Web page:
Looking for something unusual? How about devotional singing by "the Jimi Hendrix of kirtan masters," Bhagavan Das, Saturday at the Community Yoga Center above the Plaza? Originally from Laguna Beach, B. Das' travels in the '60s in India and Tibet led him to Eastern ascetic teachings. Back in the USA, he shared what he learned with folks like Allen Ginsberg, Alan Watts and the guy who became Ram Das. According to Bhagavan Das, the title of Ram Das' famous book, Be Here Now, came from one of his mantras.
Two quite different string quartets play Sunday afternoon on the Arcata Plaza: Cuckoo's Nest plays Gypsy jazz and bebop; Good Company offers their take on traditional music of the British Isles.
That night at Six Rivers Brewery, it's Al Howard and the K23 Orchestra, a jamming sextet out of San Diego blending hip hop, rock, Latin, jazz-fusion and spoken word.
If the Jimi Hendrix of kirtan masters was not different enough for you, try the show Monday, August 22, at the Accident Gallery in Eureka. Local filmmaker Mike Sargent is showing his found-footage sci-fi film-in-progress with a live soundtrack supplied by the noise orchestra Pubic Zirconium. Then there's Vladmasters, a ViewMaster performance, which is to say everyone in the audience watches custom ViewMaster reels created by the artist Vladimir, while The Apt Ensemble offers appropriate musical accompaniment.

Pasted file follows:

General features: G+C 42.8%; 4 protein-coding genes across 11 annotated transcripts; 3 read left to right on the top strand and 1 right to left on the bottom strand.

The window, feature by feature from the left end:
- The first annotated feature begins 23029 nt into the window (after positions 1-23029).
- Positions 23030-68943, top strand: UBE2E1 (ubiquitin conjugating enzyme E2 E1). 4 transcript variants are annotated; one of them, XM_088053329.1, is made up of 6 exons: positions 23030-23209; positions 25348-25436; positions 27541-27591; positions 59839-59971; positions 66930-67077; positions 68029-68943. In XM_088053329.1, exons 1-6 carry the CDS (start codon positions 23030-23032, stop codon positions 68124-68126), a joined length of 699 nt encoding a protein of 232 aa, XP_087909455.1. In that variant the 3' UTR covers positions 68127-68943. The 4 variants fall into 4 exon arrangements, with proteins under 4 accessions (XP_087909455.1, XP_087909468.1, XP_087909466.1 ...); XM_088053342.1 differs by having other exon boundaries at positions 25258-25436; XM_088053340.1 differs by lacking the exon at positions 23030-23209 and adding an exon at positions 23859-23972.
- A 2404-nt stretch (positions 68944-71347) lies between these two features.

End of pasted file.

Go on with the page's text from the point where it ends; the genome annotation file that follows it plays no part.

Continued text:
For a blast of female fronted rock, hit the Alibi Wednesday, August 24, where Crimson Sweet, a trio from New York City, plays raw, no-holds-barred guitar rawk. The Buffy Swayze opens with somewhat smoother synth-driven music with an electro-beat.
The Thursday concerts on the Eureka Boardwalk are drawing to a close. The all-woman California Girls play surf music August 18, then on August 25, it's the final duel in the Power 96 Battle of the Bands with Somewhere North vs. Stereo Chromatic. Blood may flow, but that's rock `n' roll.